Perspective is important, and Dr. Caldicott’s passion sometimes interferes with her ability to maintain it. She has made many cogent arguments, however, and her work is an important contribution to a vitally important debate, particularly in relation to raising awareness of the distinction between external and internal radiation emitters.
The former is what populations were exposed to when the atomic bombs were detonated over Hiroshima and Nagasaki in 1945; their profound and on-going medical effects are well documented. Internal radiation, on the other hand, emanates from radioactive elements which enter the body by inhalation, ingestion, or skin absorption. Hazardous radionuclides such as iodine-131, caesium 137, and other isotopes currently being released in the sea and air around Fukushima bio-concentrate at each step of various food chains (for example into algae, crustaceans, small fish, bigger fish, then humans; or soil, grass, cow’s meat and milk, then humans).
After they enter the body, these elements – called internal emitters – migrate to specific organs such as the thyroid, liver, bone, and brain, where they continuously irradiate small volumes of cells with high doses of alpha, beta and/or gamma radiation, and over many years, can induce uncontrolled cell replication – that is, cancer. Further, many of the nuclides remain radioactive in the environment for generations, and ultimately will cause increased incidences of cancer and genetic diseases over time.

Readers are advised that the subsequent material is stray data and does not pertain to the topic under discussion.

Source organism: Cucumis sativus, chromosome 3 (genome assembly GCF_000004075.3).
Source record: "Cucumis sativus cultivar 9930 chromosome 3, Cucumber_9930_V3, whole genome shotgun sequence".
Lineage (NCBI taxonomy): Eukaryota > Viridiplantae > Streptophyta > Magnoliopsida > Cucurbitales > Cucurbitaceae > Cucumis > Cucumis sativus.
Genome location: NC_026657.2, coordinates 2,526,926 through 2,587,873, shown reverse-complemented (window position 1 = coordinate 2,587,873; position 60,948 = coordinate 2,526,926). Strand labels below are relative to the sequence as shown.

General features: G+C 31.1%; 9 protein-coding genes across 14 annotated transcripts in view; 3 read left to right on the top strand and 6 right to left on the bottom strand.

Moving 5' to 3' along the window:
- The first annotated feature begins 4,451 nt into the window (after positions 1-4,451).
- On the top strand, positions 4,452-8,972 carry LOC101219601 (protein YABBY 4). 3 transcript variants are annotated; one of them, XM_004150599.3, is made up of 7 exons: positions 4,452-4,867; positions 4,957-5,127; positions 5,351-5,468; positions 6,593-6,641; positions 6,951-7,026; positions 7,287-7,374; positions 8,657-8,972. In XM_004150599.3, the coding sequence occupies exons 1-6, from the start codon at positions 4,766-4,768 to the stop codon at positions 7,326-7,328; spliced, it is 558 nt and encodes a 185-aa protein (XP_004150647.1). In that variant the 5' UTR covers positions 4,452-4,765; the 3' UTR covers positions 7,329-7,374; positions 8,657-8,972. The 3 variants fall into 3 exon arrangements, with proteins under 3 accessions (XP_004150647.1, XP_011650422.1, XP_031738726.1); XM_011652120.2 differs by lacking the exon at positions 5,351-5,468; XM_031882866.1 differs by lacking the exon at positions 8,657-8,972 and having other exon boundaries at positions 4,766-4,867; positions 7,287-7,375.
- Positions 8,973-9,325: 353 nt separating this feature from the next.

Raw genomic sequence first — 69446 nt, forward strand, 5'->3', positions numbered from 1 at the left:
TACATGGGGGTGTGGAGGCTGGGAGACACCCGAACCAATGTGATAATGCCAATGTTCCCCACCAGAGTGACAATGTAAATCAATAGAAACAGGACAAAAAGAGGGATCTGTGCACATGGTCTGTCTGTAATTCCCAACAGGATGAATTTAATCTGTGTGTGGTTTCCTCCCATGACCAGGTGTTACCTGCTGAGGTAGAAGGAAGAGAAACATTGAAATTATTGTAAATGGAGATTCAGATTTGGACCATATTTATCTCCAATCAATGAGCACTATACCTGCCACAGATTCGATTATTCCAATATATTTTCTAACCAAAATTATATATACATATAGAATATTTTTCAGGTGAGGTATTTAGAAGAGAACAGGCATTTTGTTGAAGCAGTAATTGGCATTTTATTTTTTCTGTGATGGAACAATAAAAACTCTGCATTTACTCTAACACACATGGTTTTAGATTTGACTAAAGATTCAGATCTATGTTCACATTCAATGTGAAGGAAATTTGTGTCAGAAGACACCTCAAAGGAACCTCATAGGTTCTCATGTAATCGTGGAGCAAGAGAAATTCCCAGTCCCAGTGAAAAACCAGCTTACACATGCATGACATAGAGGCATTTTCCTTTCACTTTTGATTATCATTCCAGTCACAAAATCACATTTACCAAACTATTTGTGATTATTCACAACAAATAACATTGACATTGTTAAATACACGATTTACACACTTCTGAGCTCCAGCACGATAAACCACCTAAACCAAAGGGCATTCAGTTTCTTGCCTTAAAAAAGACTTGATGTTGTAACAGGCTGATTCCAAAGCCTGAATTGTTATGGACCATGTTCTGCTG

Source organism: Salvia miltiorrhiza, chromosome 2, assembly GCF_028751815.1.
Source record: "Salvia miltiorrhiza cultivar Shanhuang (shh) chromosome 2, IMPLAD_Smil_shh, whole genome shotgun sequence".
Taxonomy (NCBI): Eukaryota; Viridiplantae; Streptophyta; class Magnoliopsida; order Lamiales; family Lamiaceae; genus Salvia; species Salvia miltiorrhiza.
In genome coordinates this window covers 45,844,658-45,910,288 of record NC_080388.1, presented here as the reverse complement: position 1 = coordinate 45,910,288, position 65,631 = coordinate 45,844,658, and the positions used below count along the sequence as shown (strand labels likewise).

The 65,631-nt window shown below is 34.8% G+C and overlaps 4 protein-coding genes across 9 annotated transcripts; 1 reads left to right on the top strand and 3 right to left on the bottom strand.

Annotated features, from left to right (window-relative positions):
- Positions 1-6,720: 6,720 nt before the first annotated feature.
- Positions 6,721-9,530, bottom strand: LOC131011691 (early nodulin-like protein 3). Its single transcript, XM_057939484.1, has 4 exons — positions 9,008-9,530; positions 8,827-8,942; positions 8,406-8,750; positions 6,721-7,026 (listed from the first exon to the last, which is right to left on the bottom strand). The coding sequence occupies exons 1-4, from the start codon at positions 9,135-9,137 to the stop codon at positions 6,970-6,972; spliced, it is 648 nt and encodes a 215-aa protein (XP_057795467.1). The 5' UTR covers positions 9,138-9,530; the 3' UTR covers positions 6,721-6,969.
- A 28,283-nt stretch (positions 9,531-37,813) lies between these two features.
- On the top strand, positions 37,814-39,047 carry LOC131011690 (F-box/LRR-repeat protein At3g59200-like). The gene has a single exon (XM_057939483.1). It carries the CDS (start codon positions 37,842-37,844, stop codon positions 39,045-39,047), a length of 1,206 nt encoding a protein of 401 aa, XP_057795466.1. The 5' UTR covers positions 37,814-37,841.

See also Richard Bramhall, writing in The Guardian:
The “sievert”, as Elliott says, is a dose unit for quantifying radiation risk. He did not add that it assumes dose density is uniform.
“There are many kinds of radiation”, he says, but he does not mention how they differ. In fact, external sources like cosmic rays and x-rays distribute their energy evenly, like the sun; others, notably alpha-emitters like uranium, are extremely uneven in the way they irradiate body tissue once they have been inhaled or swallowed.
Because alpha particles emitted from uranium atoms are relatively massive, they slow down rapidly, concentrating all their energy into a minuscule volume of tissue. Applying the sievert to this pinpoint of internal radiation means conceptualising it as a dose to the whole body. It’s an averaging error, like believing it makes no difference whether you sit by the fire to warm yourself or eat a burning coal. The scale of the error can be huge.
Radiation protection officials fell into this averaging trap in 1941. The Manhattan Project, rushing to build the atom bomb, was creating many new radio-elements whose health effects were unknown. Summing them all – external and internal, alpha, beta, gamma or whatever – into a single dose quantity gave an impression of certainty and precision.
Monbiot and Caldicott recently held a debate on Democracy Now, but it was not a particularly edifying spectacle, being marred by misconceptions on both sides. Monbiot clings to a willfully blind scientific consensus, while Caldicott is over-zealous in making her points, leading to exaggeration.